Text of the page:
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It’s about that time! Every year for the past 25 years, we have kicked off the Official Best of the Best Awards for Seguin and Guadalupe County with voters ballots. As always, you will see the printed ballots inserted in your newspaper starting with the Thanksgiving edition followed by the f…

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My mother-in-law recently moved out of her two-bedroom condo and into a one-bedroom, one-bath assisted living facility. Needless to say, there were years and years of “stuff” that we all tend to accumulate as the years roll by no matter who or how old we become. So, my wife decided to hold a…

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Many stories connect people in far away places with the history of Seguin, beginning from the early days of statehood to modern times. And there have been many final letters sent during foreign wars that arrive after the deaths of loved ones.

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A couple of weeks ago a bunch of Holocaust denying anti-Jewish demonstrators made appearances in San Antonio and Austin. While organizers and most of the participants were from out of state they found a lot of support from local white nationalists and neo-Nazis. Their goal was to sow hate in…

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This past Saturday, the members of the Texas State Libertarian Executive Committee (or SLEC for short) met in Houston for our last calendar meeting of the year. The meeting started with roll call before the reports by the main officers of Libertarian Party of Texas.

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Q. For the first time in the five years it has been planted our fig has some green fruit on it. I usually prune it about now, but I hate to remove that fruit. What is your advice concerning pruning and fertilizing?

Texas Lutheran University graduate Rashad Tolbert and Seguin Police Officer Brandon Smith sat and had a candid conversation. The officer fielded questions from the former campus Black Student Union President, as well as questions from students and an audience inside Jackson Auditorium.

I would like to thank those Green Valley Special Utility District (GVSUD) ratepayers that went to the polls to vote in the Board of Directors election on November 2nd. Even though the turnout was low for the election we will have two new Board members starting with the Nov. 18 board meeting.

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The past week has yielded countless complaints about the College Football Playoff rankings. Among them are that undefeated Cincinnati was left out of the Top 4, while the one-loss Alabama Crimson Tide were not only included in the Top 4, but were vaulted all the way to the No. 2 spot. The ma…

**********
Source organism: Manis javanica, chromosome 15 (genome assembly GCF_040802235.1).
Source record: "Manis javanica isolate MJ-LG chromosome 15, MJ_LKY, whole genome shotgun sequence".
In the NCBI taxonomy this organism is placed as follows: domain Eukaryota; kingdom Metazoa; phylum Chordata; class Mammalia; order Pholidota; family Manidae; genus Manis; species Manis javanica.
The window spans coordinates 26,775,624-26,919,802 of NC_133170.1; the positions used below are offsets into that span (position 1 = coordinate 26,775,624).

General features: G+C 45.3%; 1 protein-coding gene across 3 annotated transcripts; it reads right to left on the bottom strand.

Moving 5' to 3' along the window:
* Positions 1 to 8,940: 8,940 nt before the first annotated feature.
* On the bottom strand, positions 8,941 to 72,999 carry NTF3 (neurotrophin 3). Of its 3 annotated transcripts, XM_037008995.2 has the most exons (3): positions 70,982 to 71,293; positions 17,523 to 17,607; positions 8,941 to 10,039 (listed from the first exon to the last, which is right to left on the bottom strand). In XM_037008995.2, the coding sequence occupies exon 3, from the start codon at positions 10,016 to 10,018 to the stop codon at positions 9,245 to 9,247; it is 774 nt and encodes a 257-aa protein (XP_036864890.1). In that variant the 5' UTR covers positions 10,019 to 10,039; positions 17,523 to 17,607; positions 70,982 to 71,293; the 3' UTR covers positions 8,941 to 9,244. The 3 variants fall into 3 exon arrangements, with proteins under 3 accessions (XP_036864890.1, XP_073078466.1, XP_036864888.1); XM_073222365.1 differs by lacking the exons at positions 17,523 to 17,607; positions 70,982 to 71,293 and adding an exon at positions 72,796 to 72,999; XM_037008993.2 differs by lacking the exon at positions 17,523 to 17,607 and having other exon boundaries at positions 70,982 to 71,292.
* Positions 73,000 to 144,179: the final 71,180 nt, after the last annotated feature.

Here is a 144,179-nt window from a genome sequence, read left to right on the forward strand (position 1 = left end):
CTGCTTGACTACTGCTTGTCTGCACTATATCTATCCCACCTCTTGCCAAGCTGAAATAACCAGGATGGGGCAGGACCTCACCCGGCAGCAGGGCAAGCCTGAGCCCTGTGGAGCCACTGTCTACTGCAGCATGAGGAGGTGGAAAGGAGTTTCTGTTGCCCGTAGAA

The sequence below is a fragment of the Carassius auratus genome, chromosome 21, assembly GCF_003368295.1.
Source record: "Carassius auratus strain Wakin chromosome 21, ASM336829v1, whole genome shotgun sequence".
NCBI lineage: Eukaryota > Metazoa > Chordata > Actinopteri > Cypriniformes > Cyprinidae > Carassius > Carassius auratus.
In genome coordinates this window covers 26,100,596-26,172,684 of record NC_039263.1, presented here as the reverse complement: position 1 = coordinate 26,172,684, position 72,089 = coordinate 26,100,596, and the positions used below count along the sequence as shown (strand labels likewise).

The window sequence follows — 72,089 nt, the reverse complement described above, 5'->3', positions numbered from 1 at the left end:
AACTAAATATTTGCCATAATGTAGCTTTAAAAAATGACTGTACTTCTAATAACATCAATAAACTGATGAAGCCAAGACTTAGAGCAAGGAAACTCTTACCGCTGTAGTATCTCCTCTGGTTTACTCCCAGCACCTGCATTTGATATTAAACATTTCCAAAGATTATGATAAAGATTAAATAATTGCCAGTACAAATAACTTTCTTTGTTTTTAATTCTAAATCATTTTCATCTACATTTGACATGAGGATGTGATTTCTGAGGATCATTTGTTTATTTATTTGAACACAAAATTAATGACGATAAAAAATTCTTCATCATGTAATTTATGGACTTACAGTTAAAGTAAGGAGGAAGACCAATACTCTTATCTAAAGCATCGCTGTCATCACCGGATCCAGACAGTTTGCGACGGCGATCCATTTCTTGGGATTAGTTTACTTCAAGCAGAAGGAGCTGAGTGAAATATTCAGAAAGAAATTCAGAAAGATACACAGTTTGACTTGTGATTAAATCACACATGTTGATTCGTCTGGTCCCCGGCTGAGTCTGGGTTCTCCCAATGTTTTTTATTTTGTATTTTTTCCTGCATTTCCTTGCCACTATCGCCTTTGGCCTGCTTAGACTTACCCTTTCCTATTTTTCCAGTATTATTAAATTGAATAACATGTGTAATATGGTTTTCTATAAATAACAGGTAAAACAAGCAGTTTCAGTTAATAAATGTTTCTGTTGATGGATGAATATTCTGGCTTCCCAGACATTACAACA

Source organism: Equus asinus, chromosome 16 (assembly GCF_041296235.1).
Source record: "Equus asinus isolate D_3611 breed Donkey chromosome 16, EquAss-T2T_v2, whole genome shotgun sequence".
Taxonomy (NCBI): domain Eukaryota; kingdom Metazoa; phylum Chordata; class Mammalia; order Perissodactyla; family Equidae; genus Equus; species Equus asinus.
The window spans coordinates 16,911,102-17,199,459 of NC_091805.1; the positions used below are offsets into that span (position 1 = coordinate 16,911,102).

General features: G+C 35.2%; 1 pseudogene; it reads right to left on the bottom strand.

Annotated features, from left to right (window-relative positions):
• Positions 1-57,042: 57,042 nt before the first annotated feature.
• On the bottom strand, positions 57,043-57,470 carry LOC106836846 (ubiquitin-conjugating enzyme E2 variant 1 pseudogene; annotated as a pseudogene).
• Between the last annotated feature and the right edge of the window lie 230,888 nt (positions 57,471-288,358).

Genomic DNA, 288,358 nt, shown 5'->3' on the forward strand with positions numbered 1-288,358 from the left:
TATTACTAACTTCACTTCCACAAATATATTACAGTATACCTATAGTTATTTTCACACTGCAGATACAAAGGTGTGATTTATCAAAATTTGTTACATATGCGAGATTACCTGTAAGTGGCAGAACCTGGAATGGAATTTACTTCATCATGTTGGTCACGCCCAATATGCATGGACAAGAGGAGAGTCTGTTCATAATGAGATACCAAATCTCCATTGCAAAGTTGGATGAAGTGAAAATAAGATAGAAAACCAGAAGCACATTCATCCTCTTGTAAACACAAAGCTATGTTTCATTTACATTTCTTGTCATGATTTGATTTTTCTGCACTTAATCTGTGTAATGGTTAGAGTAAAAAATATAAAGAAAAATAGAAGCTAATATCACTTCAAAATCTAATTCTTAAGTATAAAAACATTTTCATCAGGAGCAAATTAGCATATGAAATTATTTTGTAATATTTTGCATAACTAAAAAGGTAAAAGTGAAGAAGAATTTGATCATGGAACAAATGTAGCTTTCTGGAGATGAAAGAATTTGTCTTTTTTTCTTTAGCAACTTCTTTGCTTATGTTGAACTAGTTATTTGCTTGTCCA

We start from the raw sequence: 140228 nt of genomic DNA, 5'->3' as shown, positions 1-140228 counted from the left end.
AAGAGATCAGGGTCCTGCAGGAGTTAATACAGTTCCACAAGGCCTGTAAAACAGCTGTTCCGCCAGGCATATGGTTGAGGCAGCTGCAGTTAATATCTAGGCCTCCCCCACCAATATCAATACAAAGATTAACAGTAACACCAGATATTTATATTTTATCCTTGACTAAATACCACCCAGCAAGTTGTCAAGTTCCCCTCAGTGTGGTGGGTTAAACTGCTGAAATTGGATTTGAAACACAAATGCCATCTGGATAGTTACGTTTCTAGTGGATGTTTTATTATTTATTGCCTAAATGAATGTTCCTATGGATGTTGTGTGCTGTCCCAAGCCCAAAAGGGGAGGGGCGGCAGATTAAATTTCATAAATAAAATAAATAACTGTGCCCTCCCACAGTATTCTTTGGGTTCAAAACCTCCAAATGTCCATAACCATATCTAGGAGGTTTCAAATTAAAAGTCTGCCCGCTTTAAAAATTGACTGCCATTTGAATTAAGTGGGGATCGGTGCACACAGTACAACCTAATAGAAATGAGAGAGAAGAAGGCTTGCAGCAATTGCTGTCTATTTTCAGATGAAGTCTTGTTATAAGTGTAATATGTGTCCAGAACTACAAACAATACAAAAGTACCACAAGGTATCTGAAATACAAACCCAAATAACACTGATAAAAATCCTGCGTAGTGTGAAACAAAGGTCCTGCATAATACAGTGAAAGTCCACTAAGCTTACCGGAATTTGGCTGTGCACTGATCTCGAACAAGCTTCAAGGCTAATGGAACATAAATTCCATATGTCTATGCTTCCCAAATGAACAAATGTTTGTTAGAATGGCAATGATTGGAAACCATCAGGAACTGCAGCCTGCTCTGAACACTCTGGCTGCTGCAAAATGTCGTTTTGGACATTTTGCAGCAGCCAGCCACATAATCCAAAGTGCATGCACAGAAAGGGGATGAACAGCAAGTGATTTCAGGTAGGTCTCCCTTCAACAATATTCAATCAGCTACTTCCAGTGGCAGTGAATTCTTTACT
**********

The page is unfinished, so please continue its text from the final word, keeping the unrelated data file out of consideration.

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A highlight for the Texas Lutheran University and Seguin community will be upon us in just a few weeks — our annual holiday Vespers service. As I hear so often, there is no better way to get into the holiday spirit than to come enjoy this beautiful service of song and music in early December.

What started as an energy-saving plan in the 1700s is now a nuisance in the 21st century. Daylight saving for so many has run its course, and really doesn’t do much to save energy anymore.

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It was one of those unpleasant, if not awkward, moments. At a social gathering last week, I was being introduced to a well-dressed gentleman and I immediately stretched out my open right hand preparing for a handshake in return. There was an unexpected “pregnant pause.” Then the gentleman, o…

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While doing some research for one of the snapshots I ran across a newspaper article in a copy of the Guadalupe Gazette, “The Official Paper of Guadalupe County,” dated 1908. It was interesting because many of the names mentioned are family names recognized today in Seguin. Perhaps some of yo…

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It was starting out like any other adventure here at Casa Prosapio. I was at half a dozen virtual meetings while Adam, my husband, had a mid-week break from his job in Austin. The thing that’s dangerous about mid-week breaks for him is he still has a feeling that he should get things done.

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On Nov. 14, 1954, a small-town Texas daily revealed rampant fraud and corruption in a state-sponsored land program. The exposé earned a Pulitzer Prize for a courageous newspaperman and sent a high-ranking public official to prison.

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One of my first teaching assignments was seventh-grade history at a brand new middle school in the plush community of Worthington, Ohio. At that time, one of my favorite colleagues was a lanky lad named Larry who taught math. The two of us hit it off right from the start perhaps because we w…